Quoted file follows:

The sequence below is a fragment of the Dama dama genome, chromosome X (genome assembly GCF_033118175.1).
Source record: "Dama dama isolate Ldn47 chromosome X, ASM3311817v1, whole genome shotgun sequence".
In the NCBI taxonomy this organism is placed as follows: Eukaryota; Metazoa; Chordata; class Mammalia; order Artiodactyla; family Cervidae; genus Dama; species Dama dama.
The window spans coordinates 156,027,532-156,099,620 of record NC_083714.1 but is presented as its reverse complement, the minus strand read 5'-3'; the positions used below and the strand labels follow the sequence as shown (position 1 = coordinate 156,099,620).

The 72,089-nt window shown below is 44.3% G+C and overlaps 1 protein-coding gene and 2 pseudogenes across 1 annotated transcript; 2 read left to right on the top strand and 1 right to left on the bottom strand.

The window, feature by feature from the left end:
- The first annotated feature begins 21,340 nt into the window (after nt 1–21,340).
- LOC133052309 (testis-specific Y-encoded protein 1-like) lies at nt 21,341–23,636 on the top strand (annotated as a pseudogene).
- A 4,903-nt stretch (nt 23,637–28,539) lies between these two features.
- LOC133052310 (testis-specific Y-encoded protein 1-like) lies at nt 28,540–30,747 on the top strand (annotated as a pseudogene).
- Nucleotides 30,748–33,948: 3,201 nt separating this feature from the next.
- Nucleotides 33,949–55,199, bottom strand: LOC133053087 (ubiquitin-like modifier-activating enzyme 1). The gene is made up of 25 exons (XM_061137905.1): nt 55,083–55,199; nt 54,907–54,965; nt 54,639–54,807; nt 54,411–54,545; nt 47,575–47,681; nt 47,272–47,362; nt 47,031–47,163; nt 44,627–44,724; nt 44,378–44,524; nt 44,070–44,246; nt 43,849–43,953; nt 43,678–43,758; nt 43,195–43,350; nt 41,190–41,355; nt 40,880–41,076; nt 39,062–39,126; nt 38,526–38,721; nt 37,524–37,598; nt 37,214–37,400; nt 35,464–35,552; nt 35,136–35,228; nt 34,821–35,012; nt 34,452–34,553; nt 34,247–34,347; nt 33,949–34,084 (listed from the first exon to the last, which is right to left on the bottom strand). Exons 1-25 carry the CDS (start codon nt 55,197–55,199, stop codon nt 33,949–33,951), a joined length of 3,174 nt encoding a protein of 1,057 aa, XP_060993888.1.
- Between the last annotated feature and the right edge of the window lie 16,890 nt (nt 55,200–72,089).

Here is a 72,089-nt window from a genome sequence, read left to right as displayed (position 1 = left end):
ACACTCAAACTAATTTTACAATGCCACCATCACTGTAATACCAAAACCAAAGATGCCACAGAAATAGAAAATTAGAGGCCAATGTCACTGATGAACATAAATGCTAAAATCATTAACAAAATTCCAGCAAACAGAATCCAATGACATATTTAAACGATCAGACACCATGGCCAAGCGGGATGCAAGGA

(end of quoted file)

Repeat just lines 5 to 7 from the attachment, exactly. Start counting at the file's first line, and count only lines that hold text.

The 72,089-nt window shown below is 44.3% G+C and overlaps 1 protein-coding gene and 2 pseudogenes across 1 annotated transcript; 2 read left to right on the top strand and 1 right to left on the bottom strand.

The window, feature by feature from the left end:
- The first annotated feature begins 21,340 nt into the window (after nt 1–21,340).